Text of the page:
This slim condo which will soon rise behind a heritage building on Wellington Street West. Plans are to set Wellington House well back from the street and feature the historic, red-brick house up front. The project is a collaboration between Lamb Development, architectsAlliance and Goldsmith Borgal and Company Architects.
A neat idea from the Downtown Yonge Business Improvement Association – collect and restore some of TORONTO’s iconic neon signs and display them along the O’Keefe Laneway. The laneway runs south of Dundas Street, parallel to Yonge.
Globe and Mail cartoonist BRIAN GABLE interprets America’s dilemma.TORONTO home prices continue to soar, but the suburbs are now in the game. In the 3rd quarter of 2016 Brampton, Milton and Mississauga outpaced growth in the city according to a new Royal LePage survey. Home-price growth in all but three of 11 GTA municipalities passed growth in the city itself, with the biggest spurt in OSHAWA.
One of four white lion cubs born in 2015 at TORONTO Zoo. The cubs Gus, Oliver, Hank and Harrison continue to look more and more like their dad, Fintan every day. Visit them in the African Savanna from 9:30 am to 5:00 pm daily.
THOMSON REUTERS is adding 400 jobs in TORONTO focusing on cognitive computing. The company currently employs about 1200 people here. Its CEO will relocate to TORONTO from New York City in the coming weeks. Thomson, a Canadian company, acquired REUTERS, one of the world’s largest news organizations in 2007.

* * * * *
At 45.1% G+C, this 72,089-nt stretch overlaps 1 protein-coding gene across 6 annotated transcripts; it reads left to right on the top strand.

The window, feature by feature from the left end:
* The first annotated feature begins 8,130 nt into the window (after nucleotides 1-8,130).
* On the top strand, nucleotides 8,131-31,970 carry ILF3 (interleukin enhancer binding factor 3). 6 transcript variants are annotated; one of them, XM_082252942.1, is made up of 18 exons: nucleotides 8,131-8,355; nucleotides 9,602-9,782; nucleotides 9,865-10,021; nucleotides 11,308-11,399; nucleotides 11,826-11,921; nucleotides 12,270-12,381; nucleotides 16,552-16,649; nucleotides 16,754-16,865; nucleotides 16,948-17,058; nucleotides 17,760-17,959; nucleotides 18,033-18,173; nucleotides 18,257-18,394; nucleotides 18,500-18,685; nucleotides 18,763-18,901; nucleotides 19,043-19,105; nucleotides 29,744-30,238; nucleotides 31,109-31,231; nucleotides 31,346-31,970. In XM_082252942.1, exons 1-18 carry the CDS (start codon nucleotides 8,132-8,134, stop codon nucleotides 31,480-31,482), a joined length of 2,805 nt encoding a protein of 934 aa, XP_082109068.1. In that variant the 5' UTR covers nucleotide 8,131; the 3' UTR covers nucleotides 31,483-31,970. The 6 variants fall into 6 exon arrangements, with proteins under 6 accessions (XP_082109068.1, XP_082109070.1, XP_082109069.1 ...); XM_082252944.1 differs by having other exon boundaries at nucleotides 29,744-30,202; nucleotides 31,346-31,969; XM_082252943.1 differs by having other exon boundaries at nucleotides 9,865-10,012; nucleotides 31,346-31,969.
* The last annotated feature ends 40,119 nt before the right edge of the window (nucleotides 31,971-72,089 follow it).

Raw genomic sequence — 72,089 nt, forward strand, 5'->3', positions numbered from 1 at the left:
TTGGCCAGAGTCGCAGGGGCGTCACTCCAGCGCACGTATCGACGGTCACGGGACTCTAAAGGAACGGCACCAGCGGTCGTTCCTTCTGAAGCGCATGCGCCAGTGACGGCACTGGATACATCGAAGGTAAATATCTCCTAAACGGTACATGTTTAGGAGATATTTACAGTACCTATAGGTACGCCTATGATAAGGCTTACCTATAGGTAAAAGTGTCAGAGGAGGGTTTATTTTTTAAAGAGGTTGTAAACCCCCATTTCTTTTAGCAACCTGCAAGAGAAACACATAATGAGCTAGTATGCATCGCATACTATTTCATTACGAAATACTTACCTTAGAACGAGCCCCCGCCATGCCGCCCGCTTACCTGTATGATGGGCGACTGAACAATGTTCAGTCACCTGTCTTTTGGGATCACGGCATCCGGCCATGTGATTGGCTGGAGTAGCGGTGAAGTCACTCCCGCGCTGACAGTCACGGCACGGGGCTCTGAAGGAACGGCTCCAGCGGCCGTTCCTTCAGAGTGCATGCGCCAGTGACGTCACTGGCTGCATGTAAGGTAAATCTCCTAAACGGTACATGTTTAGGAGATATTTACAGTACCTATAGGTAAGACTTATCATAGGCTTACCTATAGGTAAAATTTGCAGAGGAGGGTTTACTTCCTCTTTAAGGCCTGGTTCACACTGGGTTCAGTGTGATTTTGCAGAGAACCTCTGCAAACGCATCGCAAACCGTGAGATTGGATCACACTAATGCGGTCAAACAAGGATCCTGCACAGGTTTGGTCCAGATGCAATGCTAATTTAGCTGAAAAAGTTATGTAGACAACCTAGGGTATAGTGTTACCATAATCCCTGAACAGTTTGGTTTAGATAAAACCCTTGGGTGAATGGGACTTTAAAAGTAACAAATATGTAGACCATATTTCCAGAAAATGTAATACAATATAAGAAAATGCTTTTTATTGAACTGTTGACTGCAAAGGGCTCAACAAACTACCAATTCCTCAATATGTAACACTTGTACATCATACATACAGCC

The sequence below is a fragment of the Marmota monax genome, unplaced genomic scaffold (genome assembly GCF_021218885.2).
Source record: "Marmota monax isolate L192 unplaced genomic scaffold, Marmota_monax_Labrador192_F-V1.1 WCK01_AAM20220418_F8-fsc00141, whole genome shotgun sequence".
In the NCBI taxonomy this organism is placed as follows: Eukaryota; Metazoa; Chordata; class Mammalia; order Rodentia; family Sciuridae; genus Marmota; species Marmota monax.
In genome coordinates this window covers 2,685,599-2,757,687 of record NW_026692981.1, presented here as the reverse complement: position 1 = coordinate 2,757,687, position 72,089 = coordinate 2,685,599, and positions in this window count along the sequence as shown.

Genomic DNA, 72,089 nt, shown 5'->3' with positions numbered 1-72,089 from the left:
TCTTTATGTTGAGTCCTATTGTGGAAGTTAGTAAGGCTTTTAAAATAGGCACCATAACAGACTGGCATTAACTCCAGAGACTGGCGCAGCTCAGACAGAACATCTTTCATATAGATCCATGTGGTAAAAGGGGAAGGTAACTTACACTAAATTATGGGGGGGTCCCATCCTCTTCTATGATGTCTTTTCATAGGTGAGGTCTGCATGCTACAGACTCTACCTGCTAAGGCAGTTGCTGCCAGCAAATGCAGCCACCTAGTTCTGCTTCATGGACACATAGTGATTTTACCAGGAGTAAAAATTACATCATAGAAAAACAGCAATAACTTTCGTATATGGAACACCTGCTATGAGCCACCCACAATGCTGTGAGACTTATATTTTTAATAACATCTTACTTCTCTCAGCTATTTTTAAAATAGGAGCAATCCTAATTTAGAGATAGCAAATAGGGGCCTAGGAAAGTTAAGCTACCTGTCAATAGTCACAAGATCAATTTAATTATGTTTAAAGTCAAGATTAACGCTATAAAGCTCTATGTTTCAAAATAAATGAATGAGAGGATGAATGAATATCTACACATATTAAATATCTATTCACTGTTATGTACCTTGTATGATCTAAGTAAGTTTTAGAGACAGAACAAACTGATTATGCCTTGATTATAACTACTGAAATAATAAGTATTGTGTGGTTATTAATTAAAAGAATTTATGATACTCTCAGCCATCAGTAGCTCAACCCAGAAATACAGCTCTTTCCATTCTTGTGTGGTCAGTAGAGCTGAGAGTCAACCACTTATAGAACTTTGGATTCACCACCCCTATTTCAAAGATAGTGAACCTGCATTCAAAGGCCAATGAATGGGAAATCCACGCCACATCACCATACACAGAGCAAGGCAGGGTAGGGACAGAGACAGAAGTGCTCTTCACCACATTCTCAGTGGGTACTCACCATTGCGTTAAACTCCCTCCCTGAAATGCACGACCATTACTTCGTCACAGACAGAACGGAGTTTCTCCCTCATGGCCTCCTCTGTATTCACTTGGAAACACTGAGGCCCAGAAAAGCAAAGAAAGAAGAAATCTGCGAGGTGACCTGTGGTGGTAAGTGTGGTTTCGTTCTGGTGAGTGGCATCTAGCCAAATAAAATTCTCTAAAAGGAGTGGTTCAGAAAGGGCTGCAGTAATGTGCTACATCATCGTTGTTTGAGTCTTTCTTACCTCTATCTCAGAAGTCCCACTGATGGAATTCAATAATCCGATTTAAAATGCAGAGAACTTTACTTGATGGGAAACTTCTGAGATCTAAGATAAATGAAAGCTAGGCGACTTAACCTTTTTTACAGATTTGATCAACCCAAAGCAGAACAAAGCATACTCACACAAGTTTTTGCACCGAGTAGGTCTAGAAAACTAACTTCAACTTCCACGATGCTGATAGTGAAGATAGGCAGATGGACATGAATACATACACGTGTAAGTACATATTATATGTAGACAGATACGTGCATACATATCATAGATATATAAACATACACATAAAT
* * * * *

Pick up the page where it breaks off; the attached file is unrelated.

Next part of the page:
TORONTO Zoo’s panda cubs celebrated their first birthday on October 13.
TORONTO’s Hospital For Sick Children (aka SickKids), the world’s second largest hospital-based paediatric research centre, is getting lots of attention for its new $2-million fund-raising campaign. ‘VS’ depicts hospital patients, past and present, kicking, punching and battling adversaries like cancer, liver failure and cystic fibrosis.
The campaign is on social media, billboards and streetcars, and on television. The commercial’s daring take on what it means to be sick will, no doubt, make some people uncomfortable, but that’s the point.
CANADA has been ranked #2 on the FORBES list of ‘the most reputable countries in the world’. Each year, The Reputation Institute ranks nations and companies in various categories, using reams of survey data and its own proprietary RepTrak Pulse scoring system. The results for 2016 are based on 48,000 responses from people in 0-8 countries.
Canada’s Rep Trak Pulse Score – 77.82. Who’s in first place? SWEDEN.